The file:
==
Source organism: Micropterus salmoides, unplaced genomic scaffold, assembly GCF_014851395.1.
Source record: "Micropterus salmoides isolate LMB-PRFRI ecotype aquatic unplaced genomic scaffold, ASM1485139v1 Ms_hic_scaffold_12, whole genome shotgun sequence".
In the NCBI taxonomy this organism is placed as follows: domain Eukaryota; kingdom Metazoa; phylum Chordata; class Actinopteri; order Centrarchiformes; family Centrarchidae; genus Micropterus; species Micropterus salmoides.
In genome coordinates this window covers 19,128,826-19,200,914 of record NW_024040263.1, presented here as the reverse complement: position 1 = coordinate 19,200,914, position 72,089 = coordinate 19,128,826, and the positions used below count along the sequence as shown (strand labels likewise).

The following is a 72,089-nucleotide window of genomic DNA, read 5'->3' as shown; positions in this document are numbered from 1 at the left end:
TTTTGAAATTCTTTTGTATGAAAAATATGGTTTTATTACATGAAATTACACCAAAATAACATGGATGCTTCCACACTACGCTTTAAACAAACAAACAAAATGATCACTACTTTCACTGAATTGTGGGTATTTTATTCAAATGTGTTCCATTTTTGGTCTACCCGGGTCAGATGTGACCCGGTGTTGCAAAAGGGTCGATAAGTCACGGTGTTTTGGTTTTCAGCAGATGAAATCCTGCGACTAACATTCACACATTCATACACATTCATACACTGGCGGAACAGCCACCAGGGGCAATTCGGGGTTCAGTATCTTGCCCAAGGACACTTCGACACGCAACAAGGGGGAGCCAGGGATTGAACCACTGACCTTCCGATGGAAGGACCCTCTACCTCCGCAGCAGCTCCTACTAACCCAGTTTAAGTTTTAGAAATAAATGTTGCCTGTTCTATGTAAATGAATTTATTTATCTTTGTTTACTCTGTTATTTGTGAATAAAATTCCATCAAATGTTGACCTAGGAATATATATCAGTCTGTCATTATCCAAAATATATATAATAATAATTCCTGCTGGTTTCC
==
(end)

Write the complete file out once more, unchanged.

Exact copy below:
Source organism: Micropterus salmoides, unplaced genomic scaffold, assembly GCF_014851395.1.
Source record: "Micropterus salmoides isolate LMB-PRFRI ecotype aquatic unplaced genomic scaffold, ASM1485139v1 Ms_hic_scaffold_12, whole genome shotgun sequence".
In the NCBI taxonomy this organism is placed as follows: domain Eukaryota; kingdom Metazoa; phylum Chordata; class Actinopteri; order Centrarchiformes; family Centrarchidae; genus Micropterus; species Micropterus salmoides.
In genome coordinates this window covers 19,128,826-19,200,914 of record NW_024040263.1, presented here as the reverse complement: position 1 = coordinate 19,200,914, position 72,089 = coordinate 19,128,826, and the positions used below count along the sequence as shown (strand labels likewise).

The following is a 72,089-nucleotide window of genomic DNA, read 5'->3' as shown; positions in this document are numbered from 1 at the left end:
TTTTGAAATTCTTTTGTATGAAAAATATGGTTTTATTACATGAAATTACACCAAAATAACATGGATGCTTCCACACTACGCTTTAAACAAACAAACAAAATGATCACTACTTTCACTGAATTGTGGGTATTTTATTCAAATGTGTTCCATTTTTGGTCTACCCGGGTCAGATGTGACCCGGTGTTGCAAAAGGGTCGATAAGTCACGGTGTTTTGGTTTTCAGCAGATGAAATCCTGCGACTAACATTCACACATTCATACACATTCATACACTGGCGGAACAGCCACCAGGGGCAATTCGGGGTTCAGTATCTTGCCCAAGGACACTTCGACACGCAACAAGGGGGAGCCAGGGATTGAACCACTGACCTTCCGATGGAAGGACCCTCTACCTCCGCAGCAGCTCCTACTAACCCAGTTTAAGTTTTAGAAATAAATGTTGCCTGTTCTATGTAAATGAATTTATTTATCTTTGTTTACTCTGTTATTTGTGAATAAAATTCCATCAAATGTTGACCTAGGAATATATATCAGTCTGTCATTATCCAAAATATATATAATAATAATTCCTGCTGGTTTCC